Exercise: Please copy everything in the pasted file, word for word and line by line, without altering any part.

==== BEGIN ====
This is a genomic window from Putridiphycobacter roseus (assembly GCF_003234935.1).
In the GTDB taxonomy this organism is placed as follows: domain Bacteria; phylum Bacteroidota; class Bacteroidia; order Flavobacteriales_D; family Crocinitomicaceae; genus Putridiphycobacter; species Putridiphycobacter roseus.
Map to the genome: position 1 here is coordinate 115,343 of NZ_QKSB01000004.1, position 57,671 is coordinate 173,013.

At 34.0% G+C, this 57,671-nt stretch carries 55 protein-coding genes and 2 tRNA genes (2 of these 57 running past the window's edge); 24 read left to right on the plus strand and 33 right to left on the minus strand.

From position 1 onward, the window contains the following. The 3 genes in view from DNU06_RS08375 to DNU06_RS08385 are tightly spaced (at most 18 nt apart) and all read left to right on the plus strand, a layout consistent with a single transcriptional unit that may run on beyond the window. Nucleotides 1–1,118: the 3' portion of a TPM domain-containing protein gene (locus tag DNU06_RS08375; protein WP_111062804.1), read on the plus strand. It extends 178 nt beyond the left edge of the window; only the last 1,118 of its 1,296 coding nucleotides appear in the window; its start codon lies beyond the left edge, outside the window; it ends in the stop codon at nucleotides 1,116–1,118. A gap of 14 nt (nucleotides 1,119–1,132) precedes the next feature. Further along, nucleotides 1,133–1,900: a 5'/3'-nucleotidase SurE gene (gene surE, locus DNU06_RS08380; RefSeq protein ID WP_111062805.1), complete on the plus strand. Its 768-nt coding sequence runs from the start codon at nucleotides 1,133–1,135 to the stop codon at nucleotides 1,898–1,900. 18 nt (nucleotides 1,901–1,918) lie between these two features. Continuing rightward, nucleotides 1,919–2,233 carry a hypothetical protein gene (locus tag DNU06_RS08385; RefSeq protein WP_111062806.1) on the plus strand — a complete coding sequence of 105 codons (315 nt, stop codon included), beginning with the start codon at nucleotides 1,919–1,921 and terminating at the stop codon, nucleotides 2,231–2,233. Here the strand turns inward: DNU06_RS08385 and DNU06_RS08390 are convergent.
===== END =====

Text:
This is a genomic window from Putridiphycobacter roseus (assembly GCF_003234935.1).
In the GTDB taxonomy this organism is placed as follows: domain Bacteria; phylum Bacteroidota; class Bacteroidia; order Flavobacteriales_D; family Crocinitomicaceae; genus Putridiphycobacter; species Putridiphycobacter roseus.
Map to the genome: position 1 here is coordinate 115,343 of NZ_QKSB01000004.1, position 57,671 is coordinate 173,013.

At 34.0% G+C, this 57,671-nt stretch carries 55 protein-coding genes and 2 tRNA genes (2 of these 57 running past the window's edge); 24 read left to right on the plus strand and 33 right to left on the minus strand.

From position 1 onward, the window contains the following. The 3 genes in view from DNU06_RS08375 to DNU06_RS08385 are tightly spaced (at most 18 nt apart) and all read left to right on the plus strand, a layout consistent with a single transcriptional unit that may run on beyond the window. Nucleotides 1–1,118: the 3' portion of a TPM domain-containing protein gene (locus tag DNU06_RS08375; protein WP_111062804.1), read on the plus strand. It extends 178 nt beyond the left edge of the window; only the last 1,118 of its 1,296 coding nucleotides appear in the window; its start codon lies beyond the left edge, outside the window; it ends in the stop codon at nucleotides 1,116–1,118. A gap of 14 nt (nucleotides 1,119–1,132) precedes the next feature. Further along, nucleotides 1,133–1,900: a 5'/3'-nucleotidase SurE gene (gene surE, locus DNU06_RS08380; RefSeq protein ID WP_111062805.1), complete on the plus strand. Its 768-nt coding sequence runs from the start codon at nucleotides 1,133–1,135 to the stop codon at nucleotides 1,898–1,900. 18 nt (nucleotides 1,901–1,918) lie between these two features. Continuing rightward, nucleotides 1,919–2,233 carry a hypothetical protein gene (locus tag DNU06_RS08385; RefSeq protein WP_111062806.1) on the plus strand — a complete coding sequence of 105 codons (315 nt, stop codon included), beginning with the start codon at nucleotides 1,919–1,921 and terminating at the stop codon, nucleotides 2,231–2,233. Here the strand turns inward: DNU06_RS08385 and DNU06_RS08390 are convergent.